CXO

Are you throwing away your conference dollars?

Planning to attend a conference this year? If you do have one penciled into your busy schedule, Kevin Eikenberry has several useful tips to help you get the most out of your conference dollars and time.


Most training professionals typically attend at least one conference, seminar, and trade show each year. But do they get their money's worth? Through observation and personal experience, I’ve picked up a few strategies for maximizing the time and money invested in such shows. Here are my top seven tips—plus a couple of bonus suggestions for the trip home.

1. Set goals for the event
Think about what you hope to gain from your attendance. Be specific and write those items down. Consider your goals for specific content areas, questions you hope to have answered, the number and the kind of people you want to meet, and the amount of new business you hope to acquire. Goal setting for an event is like it is for anything else. So make a list of your objectives and then focus on achieving them.

2. Invest some time in planning
Sit down before the event with the schedule or agenda. Think about which sessions will best help you meet your goals. Schedule your day to take best advantage of those opportunities. Often, you'll find yourself with many good sessions to choose from. In that case, refer to your goals and let them guide you. (And don’t forget to take that list of goals with you!)

3. Schedule your meals
Conferences offer a prime opportunity to learn in a more relaxed atmosphere. Schedule your meals with key colleagues, clients, presenters, or others you would like to meet. You’ll be surprised how easy this is, even with people you don’t know, if you plan ahead just a little. Are there too many people you want to have meals with? Invite more than one! Or schedule some meetings for a slower time during the conference program.

4. Network, network, network
Consider the exposition or trade show as a networking opportunity, not only with the exhibitors, but also with your fellow participants. Who knows who you might meet standing in a line? If there are planned networking activities, be there early. Take advantage of the time before a session starts, when most people just sit and wait for something to happen. Have plenty of business cards, and spend more time listening than talking. Don’t just sit there. Network!

5. Capture ideas
Sometimes, there isn’t much room to take notes during a session. So just follow your instincts about the amount of notes you need to take. At a minimum, though, I urge you to write down the action ideas you get during a session. These ideas might not even have anything to do with what the speaker is saying—no matter! Capture those gems so you'll have them later.

6. Have fun
All of these tips require a little bit of effort and planning—even this one. As you try to reach your goals and make the most of your time, don’t forget to have some fun and allow serendipity to happen. If at the last minute your instinct says to go to a different session from the one you had planned, or to skip a session to get to know a new person, let yourself! It may be the best time you spend during the whole event.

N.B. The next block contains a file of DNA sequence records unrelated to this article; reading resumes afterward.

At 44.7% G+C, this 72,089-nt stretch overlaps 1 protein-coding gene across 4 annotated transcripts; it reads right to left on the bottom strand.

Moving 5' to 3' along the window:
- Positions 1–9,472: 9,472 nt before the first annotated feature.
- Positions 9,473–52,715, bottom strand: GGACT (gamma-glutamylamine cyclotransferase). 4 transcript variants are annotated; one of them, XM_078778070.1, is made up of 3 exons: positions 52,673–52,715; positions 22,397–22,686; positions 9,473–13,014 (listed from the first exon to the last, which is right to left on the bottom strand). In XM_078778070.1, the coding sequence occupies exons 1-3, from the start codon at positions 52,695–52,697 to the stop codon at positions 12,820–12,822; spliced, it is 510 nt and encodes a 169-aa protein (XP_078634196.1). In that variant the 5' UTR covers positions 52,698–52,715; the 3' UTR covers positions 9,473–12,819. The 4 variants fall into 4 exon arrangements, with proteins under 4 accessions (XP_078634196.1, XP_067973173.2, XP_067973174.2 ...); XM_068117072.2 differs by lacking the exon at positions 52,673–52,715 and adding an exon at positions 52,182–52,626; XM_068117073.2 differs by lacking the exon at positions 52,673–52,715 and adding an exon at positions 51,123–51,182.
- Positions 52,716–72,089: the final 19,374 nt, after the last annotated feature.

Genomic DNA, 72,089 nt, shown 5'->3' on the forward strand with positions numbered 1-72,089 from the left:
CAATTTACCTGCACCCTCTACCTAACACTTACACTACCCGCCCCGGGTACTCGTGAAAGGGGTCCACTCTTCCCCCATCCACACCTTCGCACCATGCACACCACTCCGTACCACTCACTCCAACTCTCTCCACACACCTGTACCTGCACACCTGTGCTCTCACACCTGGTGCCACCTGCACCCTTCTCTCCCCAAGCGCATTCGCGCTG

7. Get some sleep
Conferences and shows can be long and exhausting. You will be at your best if you get some sleep. Too much of #6 (having fun) may leave you short on this one. Find some balance and get some rest. You’ll be glad you did.

Bonus tips
Here are two additional follow-up tips for while you’re on the plane home or when you get back the office:
  • Review your notes and ideas. Compare your list of notes and ideas from the conference with your original goals. How did you do? Take the time to prioritize the ideas you generated. Schedule the most important ones with the rest of your tasks, giving them appropriate priority. If you can’t find time to implement what you learned, why did you go? Make sure you take action on at least the most beneficial of your new ideas. If you have notes beyond action ideas, consider scheduling a short amount of time each day for the next week to review them. The repetition will help solidify the new concepts and principles in your mind.
  • Send thank-you notes. You collected business cards as you networked, right? Or made a note of the really fabulous session leader(s) you listened to? When you get home, take the time to write some brief thank-you notes. It's important to acknowledge and share your appreciation, and your notes will help the recipient remember who you are. Make the time to do it!

ROI
If you take action on these nine tips, you will gain more from your conference dollars, improve the return on your time invested, make the conference more fun, and have a better learning experience.

Kevin Eikenberry is President of The Discian Group, a learning consulting company in Indianapolis, IN.

To share your conference tips and opinions, just post a comment below.

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